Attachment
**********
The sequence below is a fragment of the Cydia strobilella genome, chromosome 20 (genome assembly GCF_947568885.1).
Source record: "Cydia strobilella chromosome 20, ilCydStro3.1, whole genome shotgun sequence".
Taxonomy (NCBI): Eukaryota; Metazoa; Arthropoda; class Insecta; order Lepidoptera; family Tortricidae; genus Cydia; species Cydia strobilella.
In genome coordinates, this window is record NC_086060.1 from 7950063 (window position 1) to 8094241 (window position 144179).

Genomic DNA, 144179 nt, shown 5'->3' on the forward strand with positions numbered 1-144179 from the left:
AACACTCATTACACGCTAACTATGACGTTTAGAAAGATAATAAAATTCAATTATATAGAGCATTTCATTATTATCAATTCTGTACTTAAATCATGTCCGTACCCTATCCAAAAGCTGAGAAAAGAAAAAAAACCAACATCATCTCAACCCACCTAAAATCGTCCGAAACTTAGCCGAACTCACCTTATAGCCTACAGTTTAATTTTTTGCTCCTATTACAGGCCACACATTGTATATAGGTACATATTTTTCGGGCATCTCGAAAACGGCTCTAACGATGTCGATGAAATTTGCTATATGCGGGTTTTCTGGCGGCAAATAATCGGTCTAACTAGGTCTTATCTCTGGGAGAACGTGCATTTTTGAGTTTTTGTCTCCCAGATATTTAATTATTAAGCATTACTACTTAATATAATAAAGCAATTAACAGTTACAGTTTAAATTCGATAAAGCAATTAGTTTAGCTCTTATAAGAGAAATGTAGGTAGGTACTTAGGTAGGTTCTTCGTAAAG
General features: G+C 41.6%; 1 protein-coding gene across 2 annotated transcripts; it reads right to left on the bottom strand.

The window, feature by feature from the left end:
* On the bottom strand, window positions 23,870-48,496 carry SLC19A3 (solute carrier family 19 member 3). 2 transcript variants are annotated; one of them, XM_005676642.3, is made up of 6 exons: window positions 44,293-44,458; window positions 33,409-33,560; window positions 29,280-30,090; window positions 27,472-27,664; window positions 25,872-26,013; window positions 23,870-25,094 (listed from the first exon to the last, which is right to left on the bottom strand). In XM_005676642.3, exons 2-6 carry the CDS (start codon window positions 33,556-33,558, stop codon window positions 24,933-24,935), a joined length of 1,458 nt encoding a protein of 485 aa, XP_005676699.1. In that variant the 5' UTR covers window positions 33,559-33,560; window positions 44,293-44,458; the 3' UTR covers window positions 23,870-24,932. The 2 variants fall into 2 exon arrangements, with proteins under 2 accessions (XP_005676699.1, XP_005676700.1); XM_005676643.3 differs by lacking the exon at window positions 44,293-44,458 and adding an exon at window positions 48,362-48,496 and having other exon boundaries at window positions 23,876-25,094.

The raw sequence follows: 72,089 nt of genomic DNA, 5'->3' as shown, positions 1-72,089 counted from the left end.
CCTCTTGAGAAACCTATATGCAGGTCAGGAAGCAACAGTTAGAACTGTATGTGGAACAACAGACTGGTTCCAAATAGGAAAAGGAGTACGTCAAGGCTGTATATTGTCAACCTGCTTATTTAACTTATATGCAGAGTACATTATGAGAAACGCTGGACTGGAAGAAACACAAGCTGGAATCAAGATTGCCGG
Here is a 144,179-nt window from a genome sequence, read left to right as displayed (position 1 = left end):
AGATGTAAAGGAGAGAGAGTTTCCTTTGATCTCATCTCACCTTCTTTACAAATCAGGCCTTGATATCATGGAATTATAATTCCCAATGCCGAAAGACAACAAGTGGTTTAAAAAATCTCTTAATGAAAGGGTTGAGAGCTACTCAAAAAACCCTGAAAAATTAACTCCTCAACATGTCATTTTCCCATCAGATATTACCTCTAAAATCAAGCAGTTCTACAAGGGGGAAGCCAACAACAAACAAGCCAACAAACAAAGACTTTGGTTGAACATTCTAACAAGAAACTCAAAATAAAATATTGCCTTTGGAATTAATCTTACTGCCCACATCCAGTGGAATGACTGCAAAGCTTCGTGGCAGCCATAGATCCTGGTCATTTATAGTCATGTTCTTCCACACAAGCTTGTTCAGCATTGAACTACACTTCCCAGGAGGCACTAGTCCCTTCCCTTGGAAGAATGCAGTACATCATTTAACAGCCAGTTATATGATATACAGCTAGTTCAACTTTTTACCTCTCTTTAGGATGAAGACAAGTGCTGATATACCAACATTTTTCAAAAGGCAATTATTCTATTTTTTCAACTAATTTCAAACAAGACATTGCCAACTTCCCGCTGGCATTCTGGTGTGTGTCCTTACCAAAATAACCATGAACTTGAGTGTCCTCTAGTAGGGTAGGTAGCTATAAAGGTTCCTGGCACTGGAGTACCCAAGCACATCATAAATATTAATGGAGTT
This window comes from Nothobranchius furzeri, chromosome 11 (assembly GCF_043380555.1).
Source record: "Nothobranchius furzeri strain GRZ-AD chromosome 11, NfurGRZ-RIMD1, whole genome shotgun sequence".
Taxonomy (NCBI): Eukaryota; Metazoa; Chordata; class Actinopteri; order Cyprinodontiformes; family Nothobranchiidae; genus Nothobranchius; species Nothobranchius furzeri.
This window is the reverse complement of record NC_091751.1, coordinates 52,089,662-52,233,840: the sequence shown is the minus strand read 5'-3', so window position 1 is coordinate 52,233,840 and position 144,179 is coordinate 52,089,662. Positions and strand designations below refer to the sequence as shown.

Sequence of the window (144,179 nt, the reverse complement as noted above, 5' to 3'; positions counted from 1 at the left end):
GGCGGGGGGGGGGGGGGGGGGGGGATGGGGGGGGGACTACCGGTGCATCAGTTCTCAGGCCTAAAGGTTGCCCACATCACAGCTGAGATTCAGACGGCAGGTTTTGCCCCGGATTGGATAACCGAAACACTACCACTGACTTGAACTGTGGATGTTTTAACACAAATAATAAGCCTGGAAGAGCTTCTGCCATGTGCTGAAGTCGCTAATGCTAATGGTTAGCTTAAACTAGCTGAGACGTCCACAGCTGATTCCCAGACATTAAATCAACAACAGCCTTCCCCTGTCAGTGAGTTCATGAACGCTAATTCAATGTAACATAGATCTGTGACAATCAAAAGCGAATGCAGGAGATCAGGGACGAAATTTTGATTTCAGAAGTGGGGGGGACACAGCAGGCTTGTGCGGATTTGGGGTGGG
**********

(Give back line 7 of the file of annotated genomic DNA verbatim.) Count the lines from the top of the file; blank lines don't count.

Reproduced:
General features: G+C 41.6%; 1 protein-coding gene across 2 annotated transcripts; it reads right to left on the bottom strand.